A lesson in appreciation: why don't we care about teachers?

"Tough Young Teachers" on BBC 3 has exposed some of the difficulties of life in the classroom. So why do we still undervalue a profession from which we've all benefited?

I’ve never much cared for teachers. Consequently, I was quite an intolerable student. I thought myself rather brilliant because I knew the meaning (not to mention the pronunciation) of the word "synecdoche". I once locked the deputy head out of the chemistry lab, because I thought work was overrated. I released an "underground magazine" - that's four sheets of paper, bound with a single staple - because my head teacher didn’t like my piece on faith schools in the student newspaper. Take that, authority.

Admittedly, from my nice south-west London state school, I wasn’t exactly fashioning shanks out of table legs. But my actions revealed a clear lack of respect. George Bernard Shaw famously quipped "those who can, do, those who can’t, teach", and as a student I was convinced that the people trying to educate me were just irrelevant OAPs with right-wing tendencies who fetishised equations. Watching Tough Young Teachers on BBC3 this week has completed the transition in my thinking - taking me from condescending antipathy to pure admiration.

The show, which follows six new teachers fresh from the Teach First graduate scheme into the classrooms of struggling schools around London, is an endearing look at what it’s like to be chucked in at the deep end. Tough Young Teachers - somewhat gleefully - depicts the various slip-ups that the teachers make, after only six weeks of training. Children don’t listen, skip detention and misbehave, and teachers are, understandably, reluctant to give up so much of their time (and dignity) for their students.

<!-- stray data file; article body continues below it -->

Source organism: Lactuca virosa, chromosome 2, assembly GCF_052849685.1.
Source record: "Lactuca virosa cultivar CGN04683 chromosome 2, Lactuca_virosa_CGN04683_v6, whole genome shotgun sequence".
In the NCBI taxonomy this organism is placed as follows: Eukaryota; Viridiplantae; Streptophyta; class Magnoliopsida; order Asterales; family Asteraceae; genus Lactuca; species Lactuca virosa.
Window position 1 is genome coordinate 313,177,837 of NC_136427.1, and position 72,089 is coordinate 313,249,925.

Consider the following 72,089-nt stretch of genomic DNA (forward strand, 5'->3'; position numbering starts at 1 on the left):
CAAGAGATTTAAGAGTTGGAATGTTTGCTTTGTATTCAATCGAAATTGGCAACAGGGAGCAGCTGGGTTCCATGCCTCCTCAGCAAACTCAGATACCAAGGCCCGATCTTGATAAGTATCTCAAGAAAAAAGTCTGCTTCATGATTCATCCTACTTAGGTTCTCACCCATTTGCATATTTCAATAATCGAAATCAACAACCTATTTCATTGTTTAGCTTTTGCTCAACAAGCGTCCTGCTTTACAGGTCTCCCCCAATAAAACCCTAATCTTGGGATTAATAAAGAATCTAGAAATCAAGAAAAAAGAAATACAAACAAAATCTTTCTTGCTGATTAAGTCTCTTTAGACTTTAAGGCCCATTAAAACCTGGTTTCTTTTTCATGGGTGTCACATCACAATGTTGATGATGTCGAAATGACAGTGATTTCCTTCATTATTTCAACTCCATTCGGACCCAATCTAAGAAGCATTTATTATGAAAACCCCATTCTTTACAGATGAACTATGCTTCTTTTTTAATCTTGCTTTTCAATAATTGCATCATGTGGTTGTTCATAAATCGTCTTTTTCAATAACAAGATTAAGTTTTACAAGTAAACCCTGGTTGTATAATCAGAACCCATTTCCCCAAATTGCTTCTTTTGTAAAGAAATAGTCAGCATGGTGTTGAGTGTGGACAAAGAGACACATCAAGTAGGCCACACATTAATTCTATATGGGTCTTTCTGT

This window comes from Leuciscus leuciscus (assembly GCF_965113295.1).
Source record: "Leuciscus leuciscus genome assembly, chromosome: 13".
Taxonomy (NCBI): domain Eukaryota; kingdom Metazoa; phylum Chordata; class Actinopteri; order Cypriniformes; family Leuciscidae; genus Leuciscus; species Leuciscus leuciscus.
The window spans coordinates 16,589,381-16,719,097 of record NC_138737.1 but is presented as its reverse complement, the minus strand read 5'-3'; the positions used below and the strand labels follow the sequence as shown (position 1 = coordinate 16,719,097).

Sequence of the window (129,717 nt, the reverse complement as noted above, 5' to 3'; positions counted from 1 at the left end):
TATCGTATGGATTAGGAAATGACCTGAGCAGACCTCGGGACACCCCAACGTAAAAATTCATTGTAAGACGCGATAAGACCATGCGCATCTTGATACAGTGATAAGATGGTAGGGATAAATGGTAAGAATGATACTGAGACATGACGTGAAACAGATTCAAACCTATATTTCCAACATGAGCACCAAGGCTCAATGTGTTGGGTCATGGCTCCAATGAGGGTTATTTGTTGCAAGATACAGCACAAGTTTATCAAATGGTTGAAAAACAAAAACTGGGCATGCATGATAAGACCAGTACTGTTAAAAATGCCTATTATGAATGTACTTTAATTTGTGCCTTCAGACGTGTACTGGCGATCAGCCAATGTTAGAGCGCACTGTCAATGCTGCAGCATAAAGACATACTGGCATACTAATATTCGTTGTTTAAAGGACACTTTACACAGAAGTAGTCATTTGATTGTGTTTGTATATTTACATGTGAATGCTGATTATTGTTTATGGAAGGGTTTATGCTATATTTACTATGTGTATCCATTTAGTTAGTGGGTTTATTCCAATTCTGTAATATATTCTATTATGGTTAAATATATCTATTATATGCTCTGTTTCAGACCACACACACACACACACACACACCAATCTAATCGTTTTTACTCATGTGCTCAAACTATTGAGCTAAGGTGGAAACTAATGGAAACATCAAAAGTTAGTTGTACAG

"A kid said to me the other day, you should be up till midnight marking my work because that’s your job. You know, they’re taking us for granted," says Oliver, one of the teachers, from Scotland. Claudenia, a young science teacher, disagrees, as they sit around eating pizza: "I think that’s wrong. We agreed, when we signed that contract that ... we were going to go in and do whatever, because if anyone owes anyone anything, we owe them our best. We’re the adults, they’re the students. We owe them".

This conversation reveals some of the difficulties teachers face. The profession requires a patient selflessness in order to deal with apathetic, lazy, disinterested students, brimming with a sense of educational entitlement. A teacher I know recently posted the following on Facebook: “Teachers still do not get paid enough to put up with rude, disrespectful children that ruin everyone else's learning by taking the fun out of it.” The bitterness is easy to detect, even in less strident teachers. While we accept that having an education is essential, as soon as this appreciation is extended to our teachers, we can be reluctant to make the connection. We still see the profession as unimpressive. The pay is good, but not exceptional. The hours are longer than you’d think, with marking, lesson plans and after school activities, not to mention how emotionally tiring the job can be. A former teacher of mine described it as "training in resilience". Tough is not an overstatement.

And yet we still don’t care about teachers. There are many of them, and we’ve all met them, so they tend to be disregarded. It’s hard to see a job as prestigious when it’s one of the most common jobs in Britain. Considering this, it’s also difficult to moderate. You’re always going to get bad teachers into the state system because there is no foolproof arbitration system, which drags down our perception of the quality. It is also tempting to presume complete autonomy when it comes to education. People are often reluctant to admit they had help in achieving their grades. Teachers are the people we are last to thank.